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    Default 48/96 Hour Work Schedule

    I am with Longboat Key Fire Rescue located between Tampa and Sarasota, Florida. We operate two stations with 33 personnel, three shifts and run 2000 calls per year. We are an ALS transport service, which is a majority of our call volume.

    We're looking into the 48/96 hour work week and would like to know what other departments think of this and if it has worked well for both the department and the firefighters. Also if you considered it and chose not to go with it, why???

    Thanks,

    Paul Dezzi
    Deputy Chief

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    Work it, love it, and so will you.
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    We do 24/96, never heard of 48/72. What would be the benifits of it from the administrative standpoint? I know at my dept, 48's can be tough, especially to those of us with kids, but 4 days off straight would be nice....

    Swap time might be one drawback I could forsee.

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    As a consumer, I don't want somebody working on me who has been at the job more than 8 hours. After 8 hours you start to lose the edge. You aren't operating at peak efficiency and mistakes are made.

    Having said that, I know many places ignore the science and do the longer shifts. If you look at the research papers on this subject you will see that unless there is a lot of downtime it will be a very bad idea.

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    Quote Originally Posted by ScareCrow57 View Post
    As a consumer, I don't want somebody working on me who has been at the job more than 8 hours. After 8 hours you start to lose the edge. You aren't operating at peak efficiency and mistakes are made.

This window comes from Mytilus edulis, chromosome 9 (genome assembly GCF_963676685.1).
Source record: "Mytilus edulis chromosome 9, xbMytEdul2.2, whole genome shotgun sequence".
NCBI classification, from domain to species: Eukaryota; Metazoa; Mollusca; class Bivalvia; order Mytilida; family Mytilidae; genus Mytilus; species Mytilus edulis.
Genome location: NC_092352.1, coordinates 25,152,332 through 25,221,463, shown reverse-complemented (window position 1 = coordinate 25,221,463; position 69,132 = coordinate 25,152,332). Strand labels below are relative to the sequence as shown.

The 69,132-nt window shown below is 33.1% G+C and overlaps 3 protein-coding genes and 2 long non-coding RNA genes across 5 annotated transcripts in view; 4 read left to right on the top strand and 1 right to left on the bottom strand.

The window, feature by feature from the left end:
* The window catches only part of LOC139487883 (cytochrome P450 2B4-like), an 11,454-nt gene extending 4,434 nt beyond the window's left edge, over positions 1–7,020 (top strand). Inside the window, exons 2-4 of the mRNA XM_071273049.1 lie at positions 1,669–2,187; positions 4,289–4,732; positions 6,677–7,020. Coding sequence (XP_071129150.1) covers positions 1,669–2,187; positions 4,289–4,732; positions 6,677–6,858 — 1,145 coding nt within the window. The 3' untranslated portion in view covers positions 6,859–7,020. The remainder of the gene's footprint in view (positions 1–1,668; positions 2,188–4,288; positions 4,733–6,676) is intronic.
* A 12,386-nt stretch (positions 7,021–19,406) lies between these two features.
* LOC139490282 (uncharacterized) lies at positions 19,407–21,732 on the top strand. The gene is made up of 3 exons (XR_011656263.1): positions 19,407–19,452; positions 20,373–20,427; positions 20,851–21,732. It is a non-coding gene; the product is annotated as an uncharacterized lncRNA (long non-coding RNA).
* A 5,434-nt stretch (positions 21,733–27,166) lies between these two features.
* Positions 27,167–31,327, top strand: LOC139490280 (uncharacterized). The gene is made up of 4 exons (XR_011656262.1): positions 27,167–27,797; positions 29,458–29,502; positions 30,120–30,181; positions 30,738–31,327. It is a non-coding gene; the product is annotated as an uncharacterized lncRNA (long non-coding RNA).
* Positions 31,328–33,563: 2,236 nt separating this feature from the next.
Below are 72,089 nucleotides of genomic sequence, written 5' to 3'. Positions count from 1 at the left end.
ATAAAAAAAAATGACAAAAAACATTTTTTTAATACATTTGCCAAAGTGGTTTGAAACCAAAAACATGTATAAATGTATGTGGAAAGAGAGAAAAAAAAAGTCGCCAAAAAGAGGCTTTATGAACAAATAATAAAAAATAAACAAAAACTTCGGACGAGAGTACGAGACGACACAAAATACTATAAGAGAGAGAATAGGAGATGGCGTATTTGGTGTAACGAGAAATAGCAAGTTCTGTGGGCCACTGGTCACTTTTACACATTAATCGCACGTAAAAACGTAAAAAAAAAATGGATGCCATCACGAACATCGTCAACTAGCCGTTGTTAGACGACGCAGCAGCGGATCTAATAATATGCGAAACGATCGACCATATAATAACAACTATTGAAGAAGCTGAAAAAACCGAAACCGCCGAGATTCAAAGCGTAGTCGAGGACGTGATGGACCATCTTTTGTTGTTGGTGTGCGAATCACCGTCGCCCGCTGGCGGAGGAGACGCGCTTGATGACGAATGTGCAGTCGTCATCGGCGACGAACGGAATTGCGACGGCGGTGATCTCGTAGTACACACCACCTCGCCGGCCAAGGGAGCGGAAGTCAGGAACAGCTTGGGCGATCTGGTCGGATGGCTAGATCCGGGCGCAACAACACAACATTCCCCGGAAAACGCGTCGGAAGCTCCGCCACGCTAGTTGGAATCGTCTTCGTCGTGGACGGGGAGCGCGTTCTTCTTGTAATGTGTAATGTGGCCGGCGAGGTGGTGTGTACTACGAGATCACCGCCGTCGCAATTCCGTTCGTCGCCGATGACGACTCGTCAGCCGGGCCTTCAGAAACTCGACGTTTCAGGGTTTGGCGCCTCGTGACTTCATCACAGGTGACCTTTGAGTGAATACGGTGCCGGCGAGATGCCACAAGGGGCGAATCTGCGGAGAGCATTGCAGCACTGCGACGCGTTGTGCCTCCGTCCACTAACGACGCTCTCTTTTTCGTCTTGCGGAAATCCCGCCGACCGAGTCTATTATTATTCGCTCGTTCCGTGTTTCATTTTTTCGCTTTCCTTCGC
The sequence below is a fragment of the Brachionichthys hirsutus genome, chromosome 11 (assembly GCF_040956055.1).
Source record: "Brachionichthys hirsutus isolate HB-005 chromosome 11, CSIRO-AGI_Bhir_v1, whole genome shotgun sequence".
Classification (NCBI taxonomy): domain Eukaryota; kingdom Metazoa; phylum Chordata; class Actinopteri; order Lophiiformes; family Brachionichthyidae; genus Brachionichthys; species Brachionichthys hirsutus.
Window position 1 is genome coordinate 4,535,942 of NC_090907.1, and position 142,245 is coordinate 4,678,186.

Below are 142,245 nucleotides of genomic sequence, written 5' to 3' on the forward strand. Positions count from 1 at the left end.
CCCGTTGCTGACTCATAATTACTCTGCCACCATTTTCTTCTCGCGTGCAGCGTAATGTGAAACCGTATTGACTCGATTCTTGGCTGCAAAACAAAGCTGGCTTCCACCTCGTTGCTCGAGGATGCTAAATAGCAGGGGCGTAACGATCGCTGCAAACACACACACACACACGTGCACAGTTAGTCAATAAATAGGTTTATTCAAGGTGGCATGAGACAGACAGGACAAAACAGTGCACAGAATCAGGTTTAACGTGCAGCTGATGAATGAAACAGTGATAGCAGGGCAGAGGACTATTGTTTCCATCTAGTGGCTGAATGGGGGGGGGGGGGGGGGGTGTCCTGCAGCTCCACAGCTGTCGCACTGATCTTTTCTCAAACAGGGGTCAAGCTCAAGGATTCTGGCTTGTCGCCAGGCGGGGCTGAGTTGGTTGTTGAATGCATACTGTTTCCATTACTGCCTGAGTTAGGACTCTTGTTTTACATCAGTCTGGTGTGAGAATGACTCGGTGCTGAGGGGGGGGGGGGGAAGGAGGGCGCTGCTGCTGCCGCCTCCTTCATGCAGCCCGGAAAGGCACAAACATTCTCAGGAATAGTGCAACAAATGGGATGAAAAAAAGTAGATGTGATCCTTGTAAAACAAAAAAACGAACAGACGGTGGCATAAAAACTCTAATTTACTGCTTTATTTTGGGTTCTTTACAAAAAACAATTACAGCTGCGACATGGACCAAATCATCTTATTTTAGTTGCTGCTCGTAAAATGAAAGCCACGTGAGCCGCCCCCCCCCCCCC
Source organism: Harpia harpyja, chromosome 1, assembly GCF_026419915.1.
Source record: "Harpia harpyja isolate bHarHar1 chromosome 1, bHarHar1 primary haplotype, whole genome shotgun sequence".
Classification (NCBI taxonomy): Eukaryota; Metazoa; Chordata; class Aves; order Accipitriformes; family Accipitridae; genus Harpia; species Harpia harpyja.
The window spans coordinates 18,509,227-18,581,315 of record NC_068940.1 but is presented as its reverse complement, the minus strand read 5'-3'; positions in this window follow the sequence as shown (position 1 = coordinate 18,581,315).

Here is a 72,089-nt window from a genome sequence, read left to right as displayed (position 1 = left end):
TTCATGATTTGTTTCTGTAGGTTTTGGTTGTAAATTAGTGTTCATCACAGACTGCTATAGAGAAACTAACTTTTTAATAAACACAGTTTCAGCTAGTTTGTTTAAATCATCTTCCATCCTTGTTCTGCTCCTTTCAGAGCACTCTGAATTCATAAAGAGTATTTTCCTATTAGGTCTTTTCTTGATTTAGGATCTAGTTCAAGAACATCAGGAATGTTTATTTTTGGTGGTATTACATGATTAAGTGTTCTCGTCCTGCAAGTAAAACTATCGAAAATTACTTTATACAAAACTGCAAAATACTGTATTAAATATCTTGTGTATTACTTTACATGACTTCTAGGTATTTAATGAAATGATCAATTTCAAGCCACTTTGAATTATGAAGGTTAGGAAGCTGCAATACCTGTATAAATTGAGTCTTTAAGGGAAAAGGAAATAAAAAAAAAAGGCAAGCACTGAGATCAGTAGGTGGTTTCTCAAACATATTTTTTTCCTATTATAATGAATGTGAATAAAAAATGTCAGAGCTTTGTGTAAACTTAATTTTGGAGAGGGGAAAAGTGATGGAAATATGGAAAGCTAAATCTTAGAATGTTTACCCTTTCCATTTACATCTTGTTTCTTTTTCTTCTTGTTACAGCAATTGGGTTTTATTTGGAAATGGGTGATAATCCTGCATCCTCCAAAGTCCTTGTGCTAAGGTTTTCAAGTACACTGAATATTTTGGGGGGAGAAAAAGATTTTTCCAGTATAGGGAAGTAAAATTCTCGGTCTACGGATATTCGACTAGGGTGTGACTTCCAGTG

Having said that, I know many places ignore the science and do the longer shifts. If you look at the research papers on this subject you will see that unless there is a lot of downtime it will be a very bad idea.
    Looks like someone got thier copy of JEMS magazine this month...
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    Quote Originally Posted by Rescue101 View Post
    I don't mind fire rolling over my head. I just don't like it rolling UNDER my a**.

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    Quote Originally Posted by GTRider245 View Post
    Looks like someone got thier copy of JEMS magazine this month...
    And is living in a dream world...

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    Quote Originally Posted by ScareCrow57 View Post
    As a consumer, I don't want somebody working on me who has been at the job more than 8 hours. After 8 hours you start to lose the edge. You aren't operating at peak efficiency and mistakes are made.

    Having said that, I know many places ignore the science and do the longer shifts. If you look at the research papers on this subject you will see that unless there is a lot of downtime it will be a very bad idea.